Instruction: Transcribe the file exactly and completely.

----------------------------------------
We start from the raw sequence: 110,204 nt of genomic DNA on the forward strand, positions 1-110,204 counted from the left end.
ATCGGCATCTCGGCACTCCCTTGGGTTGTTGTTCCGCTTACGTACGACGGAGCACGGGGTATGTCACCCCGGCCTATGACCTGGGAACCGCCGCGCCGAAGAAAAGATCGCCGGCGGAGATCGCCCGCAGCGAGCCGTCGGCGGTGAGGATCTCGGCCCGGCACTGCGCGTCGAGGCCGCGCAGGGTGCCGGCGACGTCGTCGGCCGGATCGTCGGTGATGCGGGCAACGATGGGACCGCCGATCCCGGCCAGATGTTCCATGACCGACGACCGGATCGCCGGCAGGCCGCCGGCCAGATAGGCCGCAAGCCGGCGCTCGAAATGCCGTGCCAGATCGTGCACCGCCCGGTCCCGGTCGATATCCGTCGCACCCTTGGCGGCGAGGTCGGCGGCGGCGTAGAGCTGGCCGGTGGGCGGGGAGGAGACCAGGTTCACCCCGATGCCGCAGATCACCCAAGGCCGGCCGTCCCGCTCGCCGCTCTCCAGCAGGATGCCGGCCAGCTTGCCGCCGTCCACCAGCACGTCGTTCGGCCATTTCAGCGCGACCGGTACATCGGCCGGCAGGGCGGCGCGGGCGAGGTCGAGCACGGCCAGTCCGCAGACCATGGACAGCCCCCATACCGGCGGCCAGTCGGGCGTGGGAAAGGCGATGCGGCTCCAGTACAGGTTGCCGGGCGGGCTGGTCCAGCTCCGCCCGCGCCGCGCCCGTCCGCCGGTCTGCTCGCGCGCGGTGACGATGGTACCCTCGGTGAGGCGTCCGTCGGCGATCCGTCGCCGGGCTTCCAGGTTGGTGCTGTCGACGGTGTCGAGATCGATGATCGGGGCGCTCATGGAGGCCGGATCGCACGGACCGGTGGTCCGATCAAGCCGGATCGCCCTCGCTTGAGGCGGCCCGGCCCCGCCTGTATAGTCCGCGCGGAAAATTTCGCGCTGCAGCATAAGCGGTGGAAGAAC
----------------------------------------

We start from the raw sequence: 110,204 nt of genomic DNA on the forward strand, positions 1-110,204 counted from the left end.
ATCGGCATCTCGGCACTCCCTTGGGTTGTTGTTCCGCTTACGTACGACGGAGCACGGGGTATGTCACCCCGGCCTATGACCTGGGAACCGCCGCGCCGAAGAAAAGATCGCCGGCGGAGATCGCCCGCAGCGAGCCGTCGGCGGTGAGGATCTCGGCCCGGCACTGCGCGTCGAGGCCGCGCAGGGTGCCGGCGACGTCGTCGGCCGGATCGTCGGTGATGCGGGCAACGATGGGACCGCCGATCCCGGCCAGATGTTCCATGACCGACGACCGGATCGCCGGCAGGCCGCCGGCCAGATAGGCCGCAAGCCGGCGCTCGAAATGCCGTGCCAGATCGTGCACCGCCCGGTCCCGGTCGATATCCGTCGCACCCTTGGCGGCGAGGTCGGCGGCGGCGTAGAGCTGGCCGGTGGGCGGGGAGGAGACCAGGTTCACCCCGATGCCGCAGATCACCCAAGGCCGGCCGTCCCGCTCGCCGCTCTCCAGCAGGATGCCGGCCAGCTTGCCGCCGTCCACCAGCACGTCGTTCGGCCATTTCAGCGCGACCGGTACATCGGCCGGCAGGGCGGCGCGGGCGAGGTCGAGCACGGCCAGTCCGCAGACCATGGACAGCCCCCATACCGGCGGCCAGTCGGGCGTGGGAAAGGCGATGCGGCTCCAGTACAGGTTGCCGGGCGGGCTGGTCCAGCTCCGCCCGCGCCGCGCCCGTCCGCCGGTCTGCTCGCGCGCGGTGACGATGGTACCCTCGGTGAGGCGTCCGTCGGCGATCCGTCGCCGGGCTTCCAGGTTGGTGCTGTCGACGGTGTCGAGATCGATGATCGGGGCGCTCATGGAGGCCGGATCGCACGGACCGGTGGTCCGATCAAGCCGGATCGCCCTCGCTTGAGGCGGCCCGGCCCCGCCTGTATAGTCCGCGCGGAAAATTTCGCGCTGCAGCATAAGCGGTGGAAGAAC